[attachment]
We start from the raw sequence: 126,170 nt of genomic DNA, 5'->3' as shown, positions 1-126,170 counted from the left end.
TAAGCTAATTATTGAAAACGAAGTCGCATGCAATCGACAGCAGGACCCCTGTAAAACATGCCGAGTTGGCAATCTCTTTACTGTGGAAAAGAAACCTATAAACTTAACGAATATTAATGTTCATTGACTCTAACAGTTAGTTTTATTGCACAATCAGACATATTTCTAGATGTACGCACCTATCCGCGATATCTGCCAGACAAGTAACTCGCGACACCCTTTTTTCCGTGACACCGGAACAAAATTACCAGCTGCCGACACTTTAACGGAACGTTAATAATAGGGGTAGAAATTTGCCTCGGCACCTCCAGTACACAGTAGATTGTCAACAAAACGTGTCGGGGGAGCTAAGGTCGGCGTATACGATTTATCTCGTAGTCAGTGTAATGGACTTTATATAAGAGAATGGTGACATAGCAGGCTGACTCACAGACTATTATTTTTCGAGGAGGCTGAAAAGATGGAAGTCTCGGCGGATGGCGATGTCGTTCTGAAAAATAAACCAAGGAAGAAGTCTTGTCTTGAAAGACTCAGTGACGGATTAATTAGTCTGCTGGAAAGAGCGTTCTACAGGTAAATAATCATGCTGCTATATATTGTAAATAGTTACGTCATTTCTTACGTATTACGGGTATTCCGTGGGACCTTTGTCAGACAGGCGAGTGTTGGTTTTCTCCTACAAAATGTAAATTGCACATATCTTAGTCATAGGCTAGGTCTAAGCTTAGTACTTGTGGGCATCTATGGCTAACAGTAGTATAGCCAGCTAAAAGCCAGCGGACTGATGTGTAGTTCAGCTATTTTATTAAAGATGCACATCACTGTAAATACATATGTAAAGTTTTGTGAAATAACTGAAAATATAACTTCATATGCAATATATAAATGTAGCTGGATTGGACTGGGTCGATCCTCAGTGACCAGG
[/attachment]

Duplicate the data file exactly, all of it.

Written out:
We start from the raw sequence: 126,170 nt of genomic DNA, 5'->3' as shown, positions 1-126,170 counted from the left end.
TAAGCTAATTATTGAAAACGAAGTCGCATGCAATCGACAGCAGGACCCCTGTAAAACATGCCGAGTTGGCAATCTCTTTACTGTGGAAAAGAAACCTATAAACTTAACGAATATTAATGTTCATTGACTCTAACAGTTAGTTTTATTGCACAATCAGACATATTTCTAGATGTACGCACCTATCCGCGATATCTGCCAGACAAGTAACTCGCGACACCCTTTTTTCCGTGACACCGGAACAAAATTACCAGCTGCCGACACTTTAACGGAACGTTAATAATAGGGGTAGAAATTTGCCTCGGCACCTCCAGTACACAGTAGATTGTCAACAAAACGTGTCGGGGGAGCTAAGGTCGGCGTATACGATTTATCTCGTAGTCAGTGTAATGGACTTTATATAAGAGAATGGTGACATAGCAGGCTGACTCACAGACTATTATTTTTCGAGGAGGCTGAAAAGATGGAAGTCTCGGCGGATGGCGATGTCGTTCTGAAAAATAAACCAAGGAAGAAGTCTTGTCTTGAAAGACTCAGTGACGGATTAATTAGTCTGCTGGAAAGAGCGTTCTACAGGTAAATAATCATGCTGCTATATATTGTAAATAGTTACGTCATTTCTTACGTATTACGGGTATTCCGTGGGACCTTTGTCAGACAGGCGAGTGTTGGTTTTCTCCTACAAAATGTAAATTGCACATATCTTAGTCATAGGCTAGGTCTAAGCTTAGTACTTGTGGGCATCTATGGCTAACAGTAGTATAGCCAGCTAAAAGCCAGCGGACTGATGTGTAGTTCAGCTATTTTATTAAAGATGCACATCACTGTAAATACATATGTAAAGTTTTGTGAAATAACTGAAAATATAACTTCATATGCAATATATAAATGTAGCTGGATTGGACTGGGTCGATCCTCAGTGACCAGG